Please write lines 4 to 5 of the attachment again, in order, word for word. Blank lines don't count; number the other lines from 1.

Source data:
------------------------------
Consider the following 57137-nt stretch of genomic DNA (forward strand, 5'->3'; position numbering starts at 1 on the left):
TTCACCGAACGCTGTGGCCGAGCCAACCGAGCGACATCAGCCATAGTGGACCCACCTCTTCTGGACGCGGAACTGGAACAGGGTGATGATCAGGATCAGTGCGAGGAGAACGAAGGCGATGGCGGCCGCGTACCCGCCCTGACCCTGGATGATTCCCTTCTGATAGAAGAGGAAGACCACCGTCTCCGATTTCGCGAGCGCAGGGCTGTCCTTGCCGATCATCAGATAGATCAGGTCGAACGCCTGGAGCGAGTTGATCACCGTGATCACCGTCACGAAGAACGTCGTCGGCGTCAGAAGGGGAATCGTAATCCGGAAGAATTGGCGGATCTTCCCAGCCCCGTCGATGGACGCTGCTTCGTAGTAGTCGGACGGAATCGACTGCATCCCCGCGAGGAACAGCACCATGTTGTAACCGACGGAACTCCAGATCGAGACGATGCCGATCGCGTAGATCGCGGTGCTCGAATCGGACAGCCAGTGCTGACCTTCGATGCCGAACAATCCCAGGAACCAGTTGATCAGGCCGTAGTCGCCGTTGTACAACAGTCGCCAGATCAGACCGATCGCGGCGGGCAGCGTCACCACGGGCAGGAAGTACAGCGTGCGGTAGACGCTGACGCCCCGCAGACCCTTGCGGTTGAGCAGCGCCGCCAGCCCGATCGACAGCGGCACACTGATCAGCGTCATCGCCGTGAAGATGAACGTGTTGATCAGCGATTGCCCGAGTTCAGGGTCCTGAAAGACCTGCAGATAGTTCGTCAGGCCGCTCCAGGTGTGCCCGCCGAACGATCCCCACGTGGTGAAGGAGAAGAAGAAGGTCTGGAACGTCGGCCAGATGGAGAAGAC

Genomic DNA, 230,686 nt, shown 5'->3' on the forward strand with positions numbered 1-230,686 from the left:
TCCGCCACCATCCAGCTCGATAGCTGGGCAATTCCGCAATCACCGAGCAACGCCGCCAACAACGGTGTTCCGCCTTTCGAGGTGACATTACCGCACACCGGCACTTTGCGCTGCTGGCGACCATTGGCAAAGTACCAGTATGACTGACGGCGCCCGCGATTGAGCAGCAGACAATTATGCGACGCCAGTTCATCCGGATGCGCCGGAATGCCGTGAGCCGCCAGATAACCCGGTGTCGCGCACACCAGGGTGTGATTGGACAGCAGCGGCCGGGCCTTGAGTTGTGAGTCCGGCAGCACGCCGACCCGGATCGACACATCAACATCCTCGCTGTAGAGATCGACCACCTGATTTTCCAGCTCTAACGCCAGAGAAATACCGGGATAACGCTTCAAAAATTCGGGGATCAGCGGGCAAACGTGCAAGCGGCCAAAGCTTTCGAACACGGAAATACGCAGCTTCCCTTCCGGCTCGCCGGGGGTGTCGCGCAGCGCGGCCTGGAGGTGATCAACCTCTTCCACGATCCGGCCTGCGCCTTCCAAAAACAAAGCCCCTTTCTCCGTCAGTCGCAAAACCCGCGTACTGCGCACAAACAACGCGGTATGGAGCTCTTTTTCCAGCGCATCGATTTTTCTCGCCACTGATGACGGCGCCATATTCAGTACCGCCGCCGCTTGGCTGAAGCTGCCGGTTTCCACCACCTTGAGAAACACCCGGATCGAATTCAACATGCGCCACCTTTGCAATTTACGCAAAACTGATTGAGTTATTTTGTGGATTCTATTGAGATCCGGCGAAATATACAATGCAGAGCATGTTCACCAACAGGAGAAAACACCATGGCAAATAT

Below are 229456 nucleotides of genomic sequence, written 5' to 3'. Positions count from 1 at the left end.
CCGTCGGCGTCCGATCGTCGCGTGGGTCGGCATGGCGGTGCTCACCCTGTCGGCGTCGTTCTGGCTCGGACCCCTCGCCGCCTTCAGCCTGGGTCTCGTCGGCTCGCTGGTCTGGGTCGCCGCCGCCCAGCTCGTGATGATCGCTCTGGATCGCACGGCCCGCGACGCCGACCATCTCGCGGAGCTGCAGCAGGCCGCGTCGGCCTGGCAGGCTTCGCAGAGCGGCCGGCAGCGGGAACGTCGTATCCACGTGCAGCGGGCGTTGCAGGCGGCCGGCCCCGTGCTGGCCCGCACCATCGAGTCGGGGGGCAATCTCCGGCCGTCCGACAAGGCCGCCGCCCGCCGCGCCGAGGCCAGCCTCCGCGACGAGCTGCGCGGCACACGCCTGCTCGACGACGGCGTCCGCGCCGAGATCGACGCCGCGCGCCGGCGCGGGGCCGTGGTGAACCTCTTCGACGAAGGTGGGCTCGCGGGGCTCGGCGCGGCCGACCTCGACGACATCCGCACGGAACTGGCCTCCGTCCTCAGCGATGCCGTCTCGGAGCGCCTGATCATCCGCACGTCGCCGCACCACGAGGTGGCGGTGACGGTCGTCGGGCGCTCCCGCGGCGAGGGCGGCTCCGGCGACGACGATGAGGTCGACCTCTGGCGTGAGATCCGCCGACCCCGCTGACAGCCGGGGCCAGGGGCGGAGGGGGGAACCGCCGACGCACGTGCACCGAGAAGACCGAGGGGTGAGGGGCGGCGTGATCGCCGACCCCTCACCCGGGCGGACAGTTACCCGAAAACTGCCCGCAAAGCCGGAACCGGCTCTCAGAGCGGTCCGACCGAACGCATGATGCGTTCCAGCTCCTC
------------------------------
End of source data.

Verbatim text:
TCCGCCACCATCCAGCTCGATAGCTGGGCAATTCCGCAATCACCGAGCAACGCCGCCAACAACGGTGTTCCGCCTTTCGAGGTGACATTACCGCACACCGGCACTTTGCGCTGCTGGCGACCATTGGCAAAGTACCAGTATGACTGACGGCGCCCGCGATTGAGCAGCAGACAATTATGCGACGCCAGTTCATCCGGATGCGCCGGAATGCCGTGAGCCGCCAGATAACCCGGTGTCGCGCACACCAGGGTGTGATTGGACAGCAGCGGCCGGGCCTTGAGTTGTGAGTCCGGCAGCACGCCGACCCGGATCGACACATCAACATCCTCGCTGTAGAGATCGACCACCTGATTTTCCAGCTCTAACGCCAGAGAAATACCGGGATAACGCTTCAAAAATTCGGGGATCAGCGGGCAAACGTGCAAGCGGCCAAAGCTTTCGAACACGGAAATACGCAGCTTCCCTTCCGGCTCGCCGGGGGTGTCGCGCAGCGCGGCCTGGAGGTGATCAACCTCTTCCACGATCCGGCCTGCGCCTTCCAAAAACAAAGCCCCTTTCTCCGTCAGTCGCAAAACCCGCGTACTGCGCACAAACAACGCGGTATGGAGCTCTTTTTCCAGCGCATCGATTTTTCTCGCCACTGATGACGGCGCCATATTCAGTACCGCCGCCGCTTGGCTGAAGCTGCCGGTTTCCACCACCTTGAGAAACACCCGGATCGAATTCAACATGCGCCACCTTTGCAATTTACGCAAAACTGATTGAGTTATTTTGTGGATTCTATTGAGATCCGGCGAAATATACAATGCAGAGCATGTTCACCAACAGGAGAAAACACCATGGCAAATAT

Below are 229456 nucleotides of genomic sequence, written 5' to 3'. Positions count from 1 at the left end.